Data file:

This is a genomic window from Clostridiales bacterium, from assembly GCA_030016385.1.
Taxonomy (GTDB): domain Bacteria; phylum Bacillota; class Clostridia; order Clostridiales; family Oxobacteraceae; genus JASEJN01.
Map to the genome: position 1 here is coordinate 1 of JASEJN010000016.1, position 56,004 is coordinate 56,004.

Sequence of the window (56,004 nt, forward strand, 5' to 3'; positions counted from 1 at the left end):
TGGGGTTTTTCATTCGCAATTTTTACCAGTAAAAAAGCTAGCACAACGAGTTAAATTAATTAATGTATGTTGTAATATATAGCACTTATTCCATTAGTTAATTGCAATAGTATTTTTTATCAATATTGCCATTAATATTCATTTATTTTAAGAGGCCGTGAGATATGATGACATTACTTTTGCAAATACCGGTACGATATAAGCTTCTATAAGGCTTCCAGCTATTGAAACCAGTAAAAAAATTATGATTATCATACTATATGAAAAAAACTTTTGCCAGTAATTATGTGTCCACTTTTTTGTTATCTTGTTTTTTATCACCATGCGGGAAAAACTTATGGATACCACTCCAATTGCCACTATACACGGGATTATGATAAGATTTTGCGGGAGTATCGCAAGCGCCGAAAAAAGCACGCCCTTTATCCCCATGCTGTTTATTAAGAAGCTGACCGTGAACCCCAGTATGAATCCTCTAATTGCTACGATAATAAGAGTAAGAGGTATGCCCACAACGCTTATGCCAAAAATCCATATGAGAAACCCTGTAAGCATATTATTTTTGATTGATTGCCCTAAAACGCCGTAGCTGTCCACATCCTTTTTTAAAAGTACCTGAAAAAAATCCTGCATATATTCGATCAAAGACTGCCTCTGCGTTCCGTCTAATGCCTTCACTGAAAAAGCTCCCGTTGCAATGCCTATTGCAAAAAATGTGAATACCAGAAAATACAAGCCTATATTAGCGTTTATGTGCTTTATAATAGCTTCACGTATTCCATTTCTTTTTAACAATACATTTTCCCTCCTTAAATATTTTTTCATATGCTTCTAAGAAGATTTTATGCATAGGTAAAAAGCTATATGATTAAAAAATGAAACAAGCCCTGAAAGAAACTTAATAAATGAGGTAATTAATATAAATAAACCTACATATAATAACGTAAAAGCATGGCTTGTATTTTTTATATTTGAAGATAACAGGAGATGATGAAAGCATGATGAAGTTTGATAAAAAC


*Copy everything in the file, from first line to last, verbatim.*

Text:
This is a genomic window from Clostridiales bacterium, from assembly GCA_030016385.1.
Taxonomy (GTDB): domain Bacteria; phylum Bacillota; class Clostridia; order Clostridiales; family Oxobacteraceae; genus JASEJN01.
Map to the genome: position 1 here is coordinate 1 of JASEJN010000016.1, position 56,004 is coordinate 56,004.

Sequence of the window (56,004 nt, forward strand, 5' to 3'; positions counted from 1 at the left end):
TGGGGTTTTTCATTCGCAATTTTTACCAGTAAAAAAGCTAGCACAACGAGTTAAATTAATTAATGTATGTTGTAATATATAGCACTTATTCCATTAGTTAATTGCAATAGTATTTTTTATCAATATTGCCATTAATATTCATTTATTTTAAGAGGCCGTGAGATATGATGACATTACTTTTGCAAATACCGGTACGATATAAGCTTCTATAAGGCTTCCAGCTATTGAAACCAGTAAAAAAATTATGATTATCATACTATATGAAAAAAACTTTTGCCAGTAATTATGTGTCCACTTTTTTGTTATCTTGTTTTTTATCACCATGCGGGAAAAACTTATGGATACCACTCCAATTGCCACTATACACGGGATTATGATAAGATTTTGCGGGAGTATCGCAAGCGCCGAAAAAAGCACGCCCTTTATCCCCATGCTGTTTATTAAGAAGCTGACCGTGAACCCCAGTATGAATCCTCTAATTGCTACGATAATAAGAGTAAGAGGTATGCCCACAACGCTTATGCCAAAAATCCATATGAGAAACCCTGTAAGCATATTATTTTTGATTGATTGCCCTAAAACGCCGTAGCTGTCCACATCCTTTTTTAAAAGTACCTGAAAAAAATCCTGCATATATTCGATCAAAGACTGCCTCTGCGTTCCGTCTAATGCCTTCACTGAAAAAGCTCCCGTTGCAATGCCTATTGCAAAAAATGTGAATACCAGAAAATACAAGCCTATATTAGCGTTTATGTGCTTTATAATAGCTTCACGTATTCCATTTCTTTTTAACAATACATTTTCCCTCCTTAAATATTTTTTCATATGCTTCTAAGAAGATTTTATGCATAGGTAAAAAGCTATATGATTAAAAAATGAAACAAGCCCTGAAAGAAACTTAATAAATGAGGTAATTAATATAAATAAACCTACATATAATAACGTAAAAGCATGGCTTGTATTTTTTATATTTGAAGATAACAGGAGATGATGAAAGCATGATGAAGTTTGATAAAAAC